“Our decision returns the issue of abortion to those legislative bodies,” Alito wrote, referring to state legislatures, adding that women are not without electoral or political power.
However, a quick examination of women in state legislatures reveals this dismal data: 2,267 women serve in state legislatures, constituting only one-third of the nationwide state legislative cohort.
Dozens of states are getting the green light from the Supreme Court to suppress votes through gerrymandering and other tactics. Justice Alito’s argument that this can be resolved by a democratic process in the country seems disingenuous and uncompromising.
But again, Monday’s stunning revelation wasn’t a judgment; it was a leak. The Supreme Court is expected to make its final decision on the future of Roe v. Wade next month.
Portions of this article were originally published in the SF Standard
NaFFAA mourns loss of Sec. Norman Mineta
WASHINGTON DC — The National Federation of Filipino American Associations (NaFFAA) mourns the passing of Secretary Norman Mineta. He was the first Asian-American mayor of a major city and cabinet official in the United States. In 1971, Norman Mineta broke racial barriers by becoming the mayor in his hometown of San Jose during the time of the city’s major population boom. He then later served as a 10-term congressman and a cabinet secretary. He was well-known for his expertise in the byzantine policies governing the country’s highways, railroads, and airports. He will also be remembered as a pioneer, advocate, and mentor to Asian-American organizations.
NaFFAA Founding Co-Chair, Gloria Caoile, remembers Mineta in her statement saying, “Our hearts are broken with the passing of our mentor, Sec. Norman Mineta. He inspired generations of Asian and Pacific Islanders to make a difference. A giant among us, he leaves footprints that future generations can follow.
It was Mineta who was the catalyst for the AAPI’s presidential inaugural celebration. He valued inclusion, championed democracy, and promoted civic participation. He wanted communities to celebrate political victories. He instructed the organization an AAPI inaugural gala and said the president of the United States would be there to recognize their contributions. Wisely, he combined their cultural appreciation for gatherings with political participation. We will always love him, cherish his memory, and honor his legacy.”
NaFFAA National President and Chair, Brendan Flores, also stated, “Today our country has lost one of its most accomplished citizens, former Sec. Norman Mineta. As a Japanese American who experienced great racial discrimination throughout his life, Sec. Mineta made his passion for advocacy for justice and equality in the AAPI community a top priority. His long list of accomplishments and bipartisan leadership has and will continue to inspire generations of AAPI leaders. The National Federation of Filipino American Association thanks Sec. Mineta for paving the way for members of our community to achieve great heights.”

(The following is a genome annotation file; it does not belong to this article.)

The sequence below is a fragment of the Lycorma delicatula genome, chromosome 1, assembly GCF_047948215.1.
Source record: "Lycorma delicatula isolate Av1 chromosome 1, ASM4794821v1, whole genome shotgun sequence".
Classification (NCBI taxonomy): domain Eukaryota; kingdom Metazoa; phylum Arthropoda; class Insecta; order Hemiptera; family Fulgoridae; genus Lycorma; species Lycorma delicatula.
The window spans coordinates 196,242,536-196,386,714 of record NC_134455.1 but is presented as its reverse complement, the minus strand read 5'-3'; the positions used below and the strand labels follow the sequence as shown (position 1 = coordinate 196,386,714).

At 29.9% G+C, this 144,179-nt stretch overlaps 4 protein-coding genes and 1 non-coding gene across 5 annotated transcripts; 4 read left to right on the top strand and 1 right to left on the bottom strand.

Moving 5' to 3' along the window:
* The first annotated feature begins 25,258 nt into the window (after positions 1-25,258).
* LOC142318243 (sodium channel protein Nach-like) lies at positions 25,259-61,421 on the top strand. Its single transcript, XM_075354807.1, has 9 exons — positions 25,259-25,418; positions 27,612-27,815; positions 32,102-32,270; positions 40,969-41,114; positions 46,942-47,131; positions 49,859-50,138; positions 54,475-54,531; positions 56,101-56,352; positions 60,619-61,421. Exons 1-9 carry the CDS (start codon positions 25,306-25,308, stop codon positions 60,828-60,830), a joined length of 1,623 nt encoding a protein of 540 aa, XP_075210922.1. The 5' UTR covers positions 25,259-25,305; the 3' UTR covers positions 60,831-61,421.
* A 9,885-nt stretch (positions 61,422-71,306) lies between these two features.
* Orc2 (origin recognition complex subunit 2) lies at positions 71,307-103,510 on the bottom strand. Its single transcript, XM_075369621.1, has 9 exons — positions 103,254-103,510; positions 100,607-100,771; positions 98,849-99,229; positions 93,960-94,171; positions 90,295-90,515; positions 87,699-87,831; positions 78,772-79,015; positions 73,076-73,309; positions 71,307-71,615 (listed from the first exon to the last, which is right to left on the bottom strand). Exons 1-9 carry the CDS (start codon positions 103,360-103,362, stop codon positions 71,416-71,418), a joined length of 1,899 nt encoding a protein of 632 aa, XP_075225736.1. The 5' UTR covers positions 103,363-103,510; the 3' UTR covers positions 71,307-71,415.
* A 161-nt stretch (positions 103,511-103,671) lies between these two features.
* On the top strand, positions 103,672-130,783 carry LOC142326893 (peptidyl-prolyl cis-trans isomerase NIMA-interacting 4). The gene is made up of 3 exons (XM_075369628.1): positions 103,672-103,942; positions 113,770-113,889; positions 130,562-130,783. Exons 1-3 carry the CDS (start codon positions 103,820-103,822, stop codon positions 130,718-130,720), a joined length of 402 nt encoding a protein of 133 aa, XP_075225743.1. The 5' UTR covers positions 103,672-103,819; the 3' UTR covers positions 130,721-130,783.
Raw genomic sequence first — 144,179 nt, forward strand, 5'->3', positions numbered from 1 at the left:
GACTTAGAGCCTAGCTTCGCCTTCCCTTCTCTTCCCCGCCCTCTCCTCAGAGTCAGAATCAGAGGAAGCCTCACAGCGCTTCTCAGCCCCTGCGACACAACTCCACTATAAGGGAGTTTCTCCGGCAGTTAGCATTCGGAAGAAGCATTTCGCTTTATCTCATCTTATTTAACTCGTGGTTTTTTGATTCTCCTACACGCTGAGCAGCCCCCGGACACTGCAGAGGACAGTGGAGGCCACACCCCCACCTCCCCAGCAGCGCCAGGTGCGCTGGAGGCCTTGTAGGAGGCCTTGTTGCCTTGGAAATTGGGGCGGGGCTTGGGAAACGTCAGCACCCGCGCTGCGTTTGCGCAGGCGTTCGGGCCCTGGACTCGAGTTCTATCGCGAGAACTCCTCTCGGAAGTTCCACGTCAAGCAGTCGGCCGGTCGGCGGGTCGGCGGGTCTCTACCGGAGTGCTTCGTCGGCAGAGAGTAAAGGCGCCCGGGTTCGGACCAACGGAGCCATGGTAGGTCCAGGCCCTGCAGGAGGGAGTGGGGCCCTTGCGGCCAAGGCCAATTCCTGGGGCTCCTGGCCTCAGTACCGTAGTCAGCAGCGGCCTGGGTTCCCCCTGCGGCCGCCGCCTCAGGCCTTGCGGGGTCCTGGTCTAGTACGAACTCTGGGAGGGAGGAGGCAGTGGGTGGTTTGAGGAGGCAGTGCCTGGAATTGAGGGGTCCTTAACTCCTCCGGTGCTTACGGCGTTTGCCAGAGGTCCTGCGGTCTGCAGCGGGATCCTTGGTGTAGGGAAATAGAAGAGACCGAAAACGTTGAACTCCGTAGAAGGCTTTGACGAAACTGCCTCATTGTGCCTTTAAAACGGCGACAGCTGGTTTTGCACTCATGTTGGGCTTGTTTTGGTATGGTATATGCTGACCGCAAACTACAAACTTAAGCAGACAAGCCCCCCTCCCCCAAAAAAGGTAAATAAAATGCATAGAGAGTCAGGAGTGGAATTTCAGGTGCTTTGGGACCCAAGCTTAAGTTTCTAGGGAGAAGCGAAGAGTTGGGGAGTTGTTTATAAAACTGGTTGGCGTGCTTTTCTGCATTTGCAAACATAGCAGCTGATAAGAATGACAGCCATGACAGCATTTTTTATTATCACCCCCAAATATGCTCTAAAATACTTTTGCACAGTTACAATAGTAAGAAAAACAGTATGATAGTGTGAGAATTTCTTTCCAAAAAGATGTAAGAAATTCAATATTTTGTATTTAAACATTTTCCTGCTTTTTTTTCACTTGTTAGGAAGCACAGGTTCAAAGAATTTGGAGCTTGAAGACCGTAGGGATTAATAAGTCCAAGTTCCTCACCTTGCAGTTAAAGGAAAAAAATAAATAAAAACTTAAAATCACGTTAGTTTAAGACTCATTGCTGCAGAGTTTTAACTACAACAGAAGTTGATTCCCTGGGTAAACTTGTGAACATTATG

Let’s continuing to honor Sec. Mineta’s legacy throughout the month for Asian Pacific American Heritage Month.
Military, law enforcement vets tour Bataan 80th anniversary exhibit at PH Consulate in SF
As part of the continuing education campaign on the story and legacy of Filipino veterans during World War II, the Philippine Consulate General in San Francisco hosted a Military and Law Enforcement Night on April 28 on the sidelines of the “Remember Bataan: The 80th Anniversary of the Fall of Bataan” Memorial Exhibit at the Consulate’s Kalayaan Hall.
During the event — which was attended by past and present members of the US Armed Forces and Law Enforcement, as well as cause-oriented American veterans’ organizations — Bataan Legacy Historical Society Executive Director Cecilia Gaerlan underlined the importance of educating Filipinos and Americans on the history of the Second World War in the Philippines.
Through the efforts of Filipino American organizations in California, California became the first US state to teach Philippine World War II history in Grade 11 school curriculum.
The Filipino American Community in the San Francisco Bay Area mounted the “Remember Bataan” Memorial Exhibit to mark the 80th anniversary of the Fall of Bataan and the Bataan Death March, and to honor the legacy of Filipino and American World War II veterans. The special exhibit was spearheaded by the Consulate, the Department of Tourism Office in San Francisco, the Filipino American Arts Exposition, the Bataan Legacy Historical Society, and the Philippine Scouts Heritage Society. (San Francisco PCG photos) ###
Florida Governor locks horns with multi-faith communities over maps
By Khalil Abdullah/Ethnic Media Services
Rev. Rhonda Thomas (L), executive director of Faith in Florida
Gov. Ron DeSantis’ re-drawing of congressional district lines at the expense of African American Floridians and other ethnic communities may come back to haunt his bid this November for a second term.